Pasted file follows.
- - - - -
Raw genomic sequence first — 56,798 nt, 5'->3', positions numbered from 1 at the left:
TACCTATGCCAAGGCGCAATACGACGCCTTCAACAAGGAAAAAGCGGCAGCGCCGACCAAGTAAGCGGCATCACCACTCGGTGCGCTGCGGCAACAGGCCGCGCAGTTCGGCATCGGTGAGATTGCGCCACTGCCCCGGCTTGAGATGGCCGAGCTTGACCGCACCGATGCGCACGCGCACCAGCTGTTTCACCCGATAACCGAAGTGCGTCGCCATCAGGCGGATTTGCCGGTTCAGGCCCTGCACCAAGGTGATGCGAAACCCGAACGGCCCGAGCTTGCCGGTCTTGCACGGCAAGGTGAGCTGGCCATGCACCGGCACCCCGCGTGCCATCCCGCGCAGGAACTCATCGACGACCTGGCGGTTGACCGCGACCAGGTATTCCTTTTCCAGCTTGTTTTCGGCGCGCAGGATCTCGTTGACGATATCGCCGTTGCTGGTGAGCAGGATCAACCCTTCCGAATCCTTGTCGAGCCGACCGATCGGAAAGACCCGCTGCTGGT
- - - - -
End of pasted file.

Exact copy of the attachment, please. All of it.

Raw genomic sequence first — 56,798 nt, 5'->3', positions numbered from 1 at the left:
TACCTATGCCAAGGCGCAATACGACGCCTTCAACAAGGAAAAAGCGGCAGCGCCGACCAAGTAAGCGGCATCACCACTCGGTGCGCTGCGGCAACAGGCCGCGCAGTTCGGCATCGGTGAGATTGCGCCACTGCCCCGGCTTGAGATGGCCGAGCTTGACCGCACCGATGCGCACGCGCACCAGCTGTTTCACCCGATAACCGAAGTGCGTCGCCATCAGGCGGATTTGCCGGTTCAGGCCCTGCACCAAGGTGATGCGAAACCCGAACGGCCCGAGCTTGCCGGTCTTGCACGGCAAGGTGAGCTGGCCATGCACCGGCACCCCGCGTGCCATCCCGCGCAGGAACTCATCGACGACCTGGCGGTTGACCGCGACCAGGTATTCCTTTTCCAGCTTGTTTTCGGCGCGCAGGATCTCGTTGACGATATCGCCGTTGCTGGTGAGCAGGATCAACCCTTCCGAATCCTTGTCGAGCCGACCGATCGGAAAGACCCGCTGCTGGT